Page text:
This poster seeks to manipulate public opinion by attributing to words a meaning they normally do not have. In this case, the word whose meaning is changed is “parent”.
A “non-biological parent” is, in reality, not a parent. At best, he/she can be a substitute for a parent.
On the other hand, children usually neither want nor need to establish “legally recognised relationships” to persons who are not their parents.
The poster suggests that there are quantities of children with “deep relationships” to persons that, instead of being one of their parents, are their father’s or mother’s same-sex partners. Is this assumption based on any social research? When and how was this research carried out?
The makers of the exhibition find that the failure of Member States to legally recognise the relationship between a child and the adult who is its father’s or mother’s sex partner is “certainly against the child’s best interest”. How does one come to such certainties???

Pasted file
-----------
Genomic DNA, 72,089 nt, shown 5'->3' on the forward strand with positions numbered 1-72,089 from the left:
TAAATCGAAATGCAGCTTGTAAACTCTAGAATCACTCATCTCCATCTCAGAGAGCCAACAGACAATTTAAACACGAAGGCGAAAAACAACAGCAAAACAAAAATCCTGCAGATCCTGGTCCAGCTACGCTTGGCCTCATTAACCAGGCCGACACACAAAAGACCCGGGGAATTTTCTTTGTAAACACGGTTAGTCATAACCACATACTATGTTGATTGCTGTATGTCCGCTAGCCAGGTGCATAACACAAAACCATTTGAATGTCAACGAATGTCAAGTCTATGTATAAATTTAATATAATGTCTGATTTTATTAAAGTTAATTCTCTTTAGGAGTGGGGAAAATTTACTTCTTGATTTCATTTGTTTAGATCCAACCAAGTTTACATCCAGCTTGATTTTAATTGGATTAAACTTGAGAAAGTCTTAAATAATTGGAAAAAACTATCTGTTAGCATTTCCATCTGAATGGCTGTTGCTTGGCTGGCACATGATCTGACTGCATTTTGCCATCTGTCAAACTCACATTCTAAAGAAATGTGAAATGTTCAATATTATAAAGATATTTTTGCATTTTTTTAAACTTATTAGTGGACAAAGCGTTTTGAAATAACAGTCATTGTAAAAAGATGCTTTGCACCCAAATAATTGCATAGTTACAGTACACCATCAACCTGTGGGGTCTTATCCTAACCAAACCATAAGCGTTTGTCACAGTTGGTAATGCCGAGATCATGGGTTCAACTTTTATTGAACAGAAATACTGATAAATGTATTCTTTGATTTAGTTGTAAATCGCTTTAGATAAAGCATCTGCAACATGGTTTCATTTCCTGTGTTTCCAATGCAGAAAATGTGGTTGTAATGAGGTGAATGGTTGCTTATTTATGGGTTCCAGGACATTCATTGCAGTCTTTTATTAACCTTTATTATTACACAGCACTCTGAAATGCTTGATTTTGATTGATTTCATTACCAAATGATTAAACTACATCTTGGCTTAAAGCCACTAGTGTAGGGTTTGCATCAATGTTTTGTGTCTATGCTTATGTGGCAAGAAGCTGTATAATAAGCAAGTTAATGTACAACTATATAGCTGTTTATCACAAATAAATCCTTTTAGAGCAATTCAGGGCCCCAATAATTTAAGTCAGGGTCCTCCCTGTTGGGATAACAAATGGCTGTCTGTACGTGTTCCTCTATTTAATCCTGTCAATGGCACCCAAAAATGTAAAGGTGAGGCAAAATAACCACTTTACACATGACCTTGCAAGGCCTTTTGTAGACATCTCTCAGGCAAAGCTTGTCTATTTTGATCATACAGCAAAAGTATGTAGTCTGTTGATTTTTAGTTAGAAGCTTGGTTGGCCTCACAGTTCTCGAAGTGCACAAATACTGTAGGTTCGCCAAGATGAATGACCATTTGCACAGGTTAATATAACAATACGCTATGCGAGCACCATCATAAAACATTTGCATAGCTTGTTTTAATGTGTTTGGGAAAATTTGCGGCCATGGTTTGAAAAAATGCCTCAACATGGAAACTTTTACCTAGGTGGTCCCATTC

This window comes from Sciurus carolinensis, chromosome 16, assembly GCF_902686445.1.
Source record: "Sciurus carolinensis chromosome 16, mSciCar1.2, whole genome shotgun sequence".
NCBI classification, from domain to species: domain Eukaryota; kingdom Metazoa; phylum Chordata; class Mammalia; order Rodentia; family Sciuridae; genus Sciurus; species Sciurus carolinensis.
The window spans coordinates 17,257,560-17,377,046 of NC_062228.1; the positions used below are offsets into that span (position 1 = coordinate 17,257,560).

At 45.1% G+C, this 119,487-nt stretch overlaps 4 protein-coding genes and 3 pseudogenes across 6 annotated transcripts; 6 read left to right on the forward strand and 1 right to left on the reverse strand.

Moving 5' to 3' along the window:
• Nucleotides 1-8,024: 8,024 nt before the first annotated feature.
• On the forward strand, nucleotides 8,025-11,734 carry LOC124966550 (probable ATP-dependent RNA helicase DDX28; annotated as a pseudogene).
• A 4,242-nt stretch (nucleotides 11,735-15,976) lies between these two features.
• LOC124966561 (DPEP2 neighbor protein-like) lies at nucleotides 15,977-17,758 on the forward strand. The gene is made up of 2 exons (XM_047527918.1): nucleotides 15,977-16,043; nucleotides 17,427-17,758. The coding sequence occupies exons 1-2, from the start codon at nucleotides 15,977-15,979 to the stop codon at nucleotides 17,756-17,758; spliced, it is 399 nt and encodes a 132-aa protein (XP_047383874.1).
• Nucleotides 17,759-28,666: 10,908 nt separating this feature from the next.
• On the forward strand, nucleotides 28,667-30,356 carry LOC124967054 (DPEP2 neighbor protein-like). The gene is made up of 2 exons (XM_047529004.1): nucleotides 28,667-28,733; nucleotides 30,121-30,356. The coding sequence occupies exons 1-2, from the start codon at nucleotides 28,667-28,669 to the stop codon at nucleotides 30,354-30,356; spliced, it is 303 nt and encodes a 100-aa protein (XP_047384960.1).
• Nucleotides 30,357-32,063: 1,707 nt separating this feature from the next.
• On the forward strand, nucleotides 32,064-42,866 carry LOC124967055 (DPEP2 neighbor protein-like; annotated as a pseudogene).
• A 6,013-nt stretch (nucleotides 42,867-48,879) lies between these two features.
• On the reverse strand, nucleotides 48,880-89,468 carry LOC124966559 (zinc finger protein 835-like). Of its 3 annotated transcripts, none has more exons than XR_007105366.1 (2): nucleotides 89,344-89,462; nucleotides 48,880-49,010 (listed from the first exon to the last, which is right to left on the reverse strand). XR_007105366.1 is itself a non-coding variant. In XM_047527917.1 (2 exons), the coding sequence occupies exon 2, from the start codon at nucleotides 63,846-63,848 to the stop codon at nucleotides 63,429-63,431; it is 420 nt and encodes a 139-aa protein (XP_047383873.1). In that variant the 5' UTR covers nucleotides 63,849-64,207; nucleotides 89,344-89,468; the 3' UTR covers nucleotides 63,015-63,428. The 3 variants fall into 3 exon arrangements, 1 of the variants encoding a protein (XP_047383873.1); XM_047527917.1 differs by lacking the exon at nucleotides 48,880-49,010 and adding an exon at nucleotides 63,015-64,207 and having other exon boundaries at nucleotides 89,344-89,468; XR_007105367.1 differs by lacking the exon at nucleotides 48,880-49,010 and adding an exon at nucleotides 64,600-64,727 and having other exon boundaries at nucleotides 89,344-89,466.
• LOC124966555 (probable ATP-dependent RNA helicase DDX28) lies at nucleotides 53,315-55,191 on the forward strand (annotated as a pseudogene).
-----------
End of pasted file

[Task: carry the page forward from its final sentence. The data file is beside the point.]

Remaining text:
But undoubtedly, the summit of extravagancies is reached where it is affirmed that a legislator’s failure to legally recognise such relationships is “a violation of a child’s right to be raised by his or her parents”. This implies a grotesque distortion of that right, which relates to the child’s right to live with its real parents, not to any third persons.
It is saddening to see children being instrumentalized in such a way. If the makers of the exhibition had any real concern for a child’s right to be raised by its parents, they would not advocate a lesbian woman’s right to be artificially inseminated with the semen of anonymous donors, nor would they militate for gay adoption. Instead, they would look for ways to ensure that all children could live andbe raised by their real (i.e., biological parents) – a perspective that would automatically exclude any campaigning for same-sex marriage or similar.
In actual fact, therefore, the ILGA agenda is diametrically and irreconcilably opposed to children’s rights.
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